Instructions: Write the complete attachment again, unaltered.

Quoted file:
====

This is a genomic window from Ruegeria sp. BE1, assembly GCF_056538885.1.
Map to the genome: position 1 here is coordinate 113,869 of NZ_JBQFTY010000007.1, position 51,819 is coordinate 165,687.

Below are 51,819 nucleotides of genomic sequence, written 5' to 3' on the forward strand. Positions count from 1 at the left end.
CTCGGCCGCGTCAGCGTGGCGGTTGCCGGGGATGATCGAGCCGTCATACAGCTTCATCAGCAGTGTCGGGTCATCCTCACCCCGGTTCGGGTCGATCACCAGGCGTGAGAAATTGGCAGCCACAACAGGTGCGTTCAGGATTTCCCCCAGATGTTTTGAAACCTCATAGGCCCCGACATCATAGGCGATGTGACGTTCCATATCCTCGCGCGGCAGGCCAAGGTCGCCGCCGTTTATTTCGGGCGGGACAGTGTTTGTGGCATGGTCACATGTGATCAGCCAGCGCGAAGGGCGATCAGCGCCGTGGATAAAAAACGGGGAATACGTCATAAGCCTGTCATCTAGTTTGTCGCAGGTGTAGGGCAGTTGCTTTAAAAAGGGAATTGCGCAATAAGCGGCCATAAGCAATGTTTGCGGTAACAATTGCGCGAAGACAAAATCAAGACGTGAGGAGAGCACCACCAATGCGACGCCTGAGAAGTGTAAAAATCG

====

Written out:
This is a genomic window from Ruegeria sp. BE1, assembly GCF_056538885.1.
Map to the genome: position 1 here is coordinate 113,869 of NZ_JBQFTY010000007.1, position 51,819 is coordinate 165,687.

Below are 51,819 nucleotides of genomic sequence, written 5' to 3' on the forward strand. Positions count from 1 at the left end.
CTCGGCCGCGTCAGCGTGGCGGTTGCCGGGGATGATCGAGCCGTCATACAGCTTCATCAGCAGTGTCGGGTCATCCTCACCCCGGTTCGGGTCGATCACCAGGCGTGAGAAATTGGCAGCCACAACAGGTGCGTTCAGGATTTCCCCCAGATGTTTTGAAACCTCATAGGCCCCGACATCATAGGCGATGTGACGTTCCATATCCTCGCGCGGCAGGCCAAGGTCGCCGCCGTTTATTTCGGGCGGGACAGTGTTTGTGGCATGGTCACATGTGATCAGCCAGCGCGAAGGGCGATCAGCGCCGTGGATAAAAAACGGGGAATACGTCATAAGCCTGTCATCTAGTTTGTCGCAGGTGTAGGGCAGTTGCTTTAAAAAGGGAATTGCGCAATAAGCGGCCATAAGCAATGTTTGCGGTAACAATTGCGCGAAGACAAAATCAAGACGTGAGGAGAGCACCACCAATGCGACGCCTGAGAAGTGTAAAAATCG